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Salome Presenting the Head of St. John the Baptist to King Herod - Frans Francken (1581-1642)

John the Baptist rebukes King Herod - Unknown ArtistDuring the time Jesus was teaching in Capernaum, Herod the tetrarch received reports about Jesus activities. Herod told his attendants, “This is John the Baptist, he has risen from the dead! That is why miraculous powers are at work in him.”

Herod had arrested John the Baptist and bound him in prison because of what John was saying about Herod’s relationship with Herodias, his brother Philip’s wife. John had been teaching that it was not lawful for Herod to be with her. Herod wanted to kill John because of this but feared the people who considered John to be a prophet.

On Herod’s birthday, the daughter of Herodias danced for the guests and pleased Herod so much that he promised to give her anything she asked for. Prompted by her mother, the girl said, “Give me the head of John the Baptist on a platter.”

Herod was distressed but because of the oath he made before his dinner guests, he ordered her request be granted. John the Baptist was beheaded in prison.

John’s head was brought into the room on a platter and given to the girl. She prompted carried it to her mother.

John’s disciples came and took his body and buried it. Then they went and told Jesus what had happened.

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What the story means to us today

A weak man lets fear guide his decisions

In many instances, Herod appears to be a weak ruler. He is pressured into decisions by other people. He wants to kill John but fears the reaction of the people. His step daughter (and indirectly, his wife) pressures Herod into executing John the Baptist. He follows through with his promise to give Herodias’s daughter her wish because he is afraid of looking bad in front of his dinner guests. Herod is a fearful, weak man who allows his fear and weakness to lead him into bad, sinful actions.

Additional thoughts and considerations

Jesus is “John the Baptist risen from the dead”

St. John the Baptist - Artist UnknownHerod’s comment that Jesus was “John the Baptist risen from the dead” is curious. At the time Herod made the comment, John the Baptist is still alive, imprisoned in Herod’s jail. Likely, his statement alludes to a general superstition, an attempt by Herod to attribute Jesus’ miracles to supernatural origins, or possibly Herod is simply looking for more things to blame John for.

Herod’s divorce and marriage to Herodias is condemned by John the Baptist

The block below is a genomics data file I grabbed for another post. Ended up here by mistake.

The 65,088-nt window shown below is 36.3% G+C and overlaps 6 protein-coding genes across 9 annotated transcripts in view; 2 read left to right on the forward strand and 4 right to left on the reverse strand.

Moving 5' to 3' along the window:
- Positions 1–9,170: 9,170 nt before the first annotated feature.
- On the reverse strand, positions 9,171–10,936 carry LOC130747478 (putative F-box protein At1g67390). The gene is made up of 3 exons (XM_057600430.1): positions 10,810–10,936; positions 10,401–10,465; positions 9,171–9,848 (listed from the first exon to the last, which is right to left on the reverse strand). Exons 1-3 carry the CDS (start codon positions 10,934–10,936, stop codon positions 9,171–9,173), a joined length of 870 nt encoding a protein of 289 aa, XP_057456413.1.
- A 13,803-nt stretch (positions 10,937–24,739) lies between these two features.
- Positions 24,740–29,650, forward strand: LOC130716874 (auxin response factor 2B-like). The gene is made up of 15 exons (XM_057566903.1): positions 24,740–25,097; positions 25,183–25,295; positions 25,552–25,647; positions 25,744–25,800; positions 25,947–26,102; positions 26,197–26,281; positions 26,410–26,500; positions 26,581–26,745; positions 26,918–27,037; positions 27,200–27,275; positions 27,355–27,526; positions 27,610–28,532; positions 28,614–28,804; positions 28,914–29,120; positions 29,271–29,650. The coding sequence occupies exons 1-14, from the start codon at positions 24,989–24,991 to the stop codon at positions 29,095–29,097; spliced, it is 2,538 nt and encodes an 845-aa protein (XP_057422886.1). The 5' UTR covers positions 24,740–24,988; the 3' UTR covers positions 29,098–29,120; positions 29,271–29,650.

The scriptures tell us Herod hated John for his rebuke of Herod’s divorce and marriage to his half-brother’s wife, Herodias. Indeed, divorcing Phasaelis would have been controversial in itself. Phasaelis was the daughter of Aretas, the Arabian king of the Nabateans (an ancient people from northern Arabia). Divorcing royalty would have been a grave insult to the Nabateans.

Ultimately, John’s condemnation of the marriage proved to be correct. The outcome is confirmed by historical sources who note that after the divorce, border wars broke out between Herod and the Nabateans. Herod was defeated in the wars and lost his kingdom.

Herodias’ daughter and the dance

Herod is pleased by a dance from Herodias’ daughter, who outside historical sources tell us was named Salome. Salome was between 12 and 14 years old when she danced for Herod. For some unknown reason, Herod was extremely pleased by the dance of the young girl and offered to give her anything she wanted. After persuasion from her mother, she asks for John the Baptist’s head on a platter. Thus, John the Baptist, the last of the Old Testament prophets, is killed for no other reason than spreading God’s word and telling the truth.

The science and history behind the story

Who was Herod Antipas?

Herod Antipas, also known simply as Antipas, was the son of Herod the Great. He ruled from around 4 BC to 39 AD. Although he is sometimes referred to as “King Herod”, he was not truly a king but rather, a slightly lesser title, tetrarch, or “ruler of a quarter”, a position similar to a governor. His territory included Galilee and Perea (where John the Baptist ministered), both client states of the Roman Empire. At the time of this story, Herod lived in Tiberias, on the southwest shore of Galilee. Thus, Jesus’ ministry also took place in Herod’s territory.